The Aggressive Voice of Nonviolence (Part 2)

Hear the word of the LORD, you who tremble at his word: “Your brothers who hate you and cast you out for my name’s sake have said, ‘Let the LORD be glorified, that we may see your joy’; but it is they who shall be put to shame. “The sound of an uproar from the city! A sound from the temple! The sound of the LORD, rendering recompense to his enemies! (Isaiah 66:5-6 ESV)

Beloved, never avenge yourselves, but leave it to the wrath of God, for it is written, “Vengeance is mine, I will repay, says the Lord.” To the contrary, “if your enemy is hungry, feed him; if he is thirsty, give him something to drink; for by so doing you will heap burning coals on his head.” Do not be overcome by evil, but overcome evil with good. (Romans 12:19-21 ESV)

Last night, I had the privilege of watching Saw 3. If you get the chance, I suggest you struggle through that film. It deals with some pretty rough subject matter. It centers mainly around one man and his journey to meet the man who killed his son. His test is whether he is willing to forgive that man and the other people who were involved in his son’s death and the injustice there.

At one point, he is faced with his son’s killer and Jigsaw’s tape makes a statement to the effect of, “Will you give him the gift of life and forgive him? Or will you become like him: a murderer. The choice is your’s.” If you saw the killer of your child in a life or death scenario right in front of you and his life was in your hands, would you forgive him and free him? Or would you let him die that slow, agonizing death?

The is really the essence of nonviolence. Forgiveness vs. revenge.

In the last installment of this series, I ended with a very pointed question. I asked, “Why do we find a life of peace something to be despised?” I don’t really know the answer other than to say that it is sin. But as we think about that question, I want to share a couple of stories to illustrate my point.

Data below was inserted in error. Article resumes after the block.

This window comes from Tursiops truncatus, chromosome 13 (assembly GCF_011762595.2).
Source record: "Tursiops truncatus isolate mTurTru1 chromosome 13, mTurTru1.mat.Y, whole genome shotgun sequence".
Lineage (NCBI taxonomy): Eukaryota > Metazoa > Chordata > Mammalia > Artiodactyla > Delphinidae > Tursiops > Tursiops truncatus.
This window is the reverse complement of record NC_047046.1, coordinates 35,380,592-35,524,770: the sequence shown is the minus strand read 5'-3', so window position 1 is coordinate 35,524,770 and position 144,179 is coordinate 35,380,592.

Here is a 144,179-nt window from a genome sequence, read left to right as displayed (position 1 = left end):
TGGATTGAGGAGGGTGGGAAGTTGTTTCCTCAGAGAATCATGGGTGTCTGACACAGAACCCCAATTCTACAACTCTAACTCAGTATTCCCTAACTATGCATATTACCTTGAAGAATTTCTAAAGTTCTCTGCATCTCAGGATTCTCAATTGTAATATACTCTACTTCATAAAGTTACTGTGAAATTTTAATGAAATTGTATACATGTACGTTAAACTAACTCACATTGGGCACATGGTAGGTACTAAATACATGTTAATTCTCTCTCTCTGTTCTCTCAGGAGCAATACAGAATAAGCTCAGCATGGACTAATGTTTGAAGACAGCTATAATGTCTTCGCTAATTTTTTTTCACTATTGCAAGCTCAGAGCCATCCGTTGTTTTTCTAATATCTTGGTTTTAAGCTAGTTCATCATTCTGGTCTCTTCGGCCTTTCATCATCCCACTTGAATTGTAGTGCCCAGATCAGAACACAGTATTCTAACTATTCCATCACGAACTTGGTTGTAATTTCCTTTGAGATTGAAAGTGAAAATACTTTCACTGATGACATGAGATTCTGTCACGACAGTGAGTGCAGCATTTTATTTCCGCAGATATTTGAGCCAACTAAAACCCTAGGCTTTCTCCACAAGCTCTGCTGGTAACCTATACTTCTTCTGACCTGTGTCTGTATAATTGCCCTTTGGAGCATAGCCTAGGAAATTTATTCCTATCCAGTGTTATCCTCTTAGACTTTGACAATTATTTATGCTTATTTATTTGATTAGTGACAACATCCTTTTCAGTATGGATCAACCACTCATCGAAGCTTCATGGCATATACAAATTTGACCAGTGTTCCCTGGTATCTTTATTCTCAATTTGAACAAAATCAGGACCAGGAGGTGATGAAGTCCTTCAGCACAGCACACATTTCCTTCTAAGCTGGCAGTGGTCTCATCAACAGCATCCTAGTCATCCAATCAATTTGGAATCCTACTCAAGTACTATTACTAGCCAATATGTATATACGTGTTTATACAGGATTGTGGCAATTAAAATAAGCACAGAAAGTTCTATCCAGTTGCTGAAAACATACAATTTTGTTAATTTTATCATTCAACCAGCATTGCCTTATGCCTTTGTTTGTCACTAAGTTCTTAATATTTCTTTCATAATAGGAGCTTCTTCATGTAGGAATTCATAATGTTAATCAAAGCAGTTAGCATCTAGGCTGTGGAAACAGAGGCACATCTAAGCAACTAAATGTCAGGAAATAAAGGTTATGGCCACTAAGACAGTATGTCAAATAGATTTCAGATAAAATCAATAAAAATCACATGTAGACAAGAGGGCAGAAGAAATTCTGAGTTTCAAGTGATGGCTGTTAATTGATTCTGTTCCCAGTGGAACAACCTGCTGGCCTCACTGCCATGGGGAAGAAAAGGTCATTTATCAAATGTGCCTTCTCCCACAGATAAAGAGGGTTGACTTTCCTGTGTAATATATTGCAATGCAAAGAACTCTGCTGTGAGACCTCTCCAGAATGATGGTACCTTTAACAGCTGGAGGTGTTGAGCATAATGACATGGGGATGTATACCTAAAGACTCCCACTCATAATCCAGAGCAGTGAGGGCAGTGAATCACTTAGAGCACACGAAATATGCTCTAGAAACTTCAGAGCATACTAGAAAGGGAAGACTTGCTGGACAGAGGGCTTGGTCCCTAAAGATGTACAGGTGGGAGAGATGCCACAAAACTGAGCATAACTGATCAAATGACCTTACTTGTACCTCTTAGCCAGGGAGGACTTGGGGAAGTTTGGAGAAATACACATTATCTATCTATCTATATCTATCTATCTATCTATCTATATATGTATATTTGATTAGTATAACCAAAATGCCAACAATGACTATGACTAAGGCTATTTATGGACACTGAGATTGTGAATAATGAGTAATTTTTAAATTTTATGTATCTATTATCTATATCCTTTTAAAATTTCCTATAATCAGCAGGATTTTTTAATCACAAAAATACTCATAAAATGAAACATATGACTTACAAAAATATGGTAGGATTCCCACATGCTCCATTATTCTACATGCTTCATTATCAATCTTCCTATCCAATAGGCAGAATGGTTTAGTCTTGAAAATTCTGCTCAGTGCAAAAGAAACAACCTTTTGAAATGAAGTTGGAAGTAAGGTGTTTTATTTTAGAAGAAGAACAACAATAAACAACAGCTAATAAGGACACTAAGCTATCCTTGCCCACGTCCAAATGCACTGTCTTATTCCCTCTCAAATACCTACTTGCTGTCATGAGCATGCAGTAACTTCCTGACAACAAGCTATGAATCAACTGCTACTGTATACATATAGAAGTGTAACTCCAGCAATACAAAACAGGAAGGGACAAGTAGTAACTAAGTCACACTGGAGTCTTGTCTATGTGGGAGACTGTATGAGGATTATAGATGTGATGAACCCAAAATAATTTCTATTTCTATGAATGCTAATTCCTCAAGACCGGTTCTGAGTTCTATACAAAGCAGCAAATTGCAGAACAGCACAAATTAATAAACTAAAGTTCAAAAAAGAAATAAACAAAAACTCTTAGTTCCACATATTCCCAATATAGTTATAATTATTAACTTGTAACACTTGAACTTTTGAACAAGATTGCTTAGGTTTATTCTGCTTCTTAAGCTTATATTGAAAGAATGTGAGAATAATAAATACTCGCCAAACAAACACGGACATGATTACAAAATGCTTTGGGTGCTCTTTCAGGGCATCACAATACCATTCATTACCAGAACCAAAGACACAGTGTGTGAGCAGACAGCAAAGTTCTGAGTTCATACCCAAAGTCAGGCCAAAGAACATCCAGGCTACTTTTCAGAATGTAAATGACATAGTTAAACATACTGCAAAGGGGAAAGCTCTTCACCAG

I am in a class on developing nations (third-world countries to be exact). Today, we talked about the pros and cons of a military regime. No pros could be found. In fact, no one could really think of any real positives to having a military other than protection. But there also seemed to be implied agreement that there were other ways to protect a nation than to have a military. And yet, the majority consensus in the class was that a military was absolutely necessary. Why?

Not too long ago, my dad (who is a deacon and Sunday School teacher at his church) and I were having a little discussion about the death penalty and forgiveness and stuff like that. He made the comment, in all seriousness, that if he had a daughter and someone raped her and killed her that he would find the man who did it and torture him to death in the basement. Why?

Here’s where I am going with this.

In our attempt, from the Christian perspective, to uphold the laws of the Old Testament, we limit ourselves to a few passages of Scripture to the neglect of others. We cite Genesis 9, which says,

Whoever sheds the blood of man, by man shall his blood be shed, for God made man in his own image. (Genesis 9:6 ESV)

and Romans 13, which says,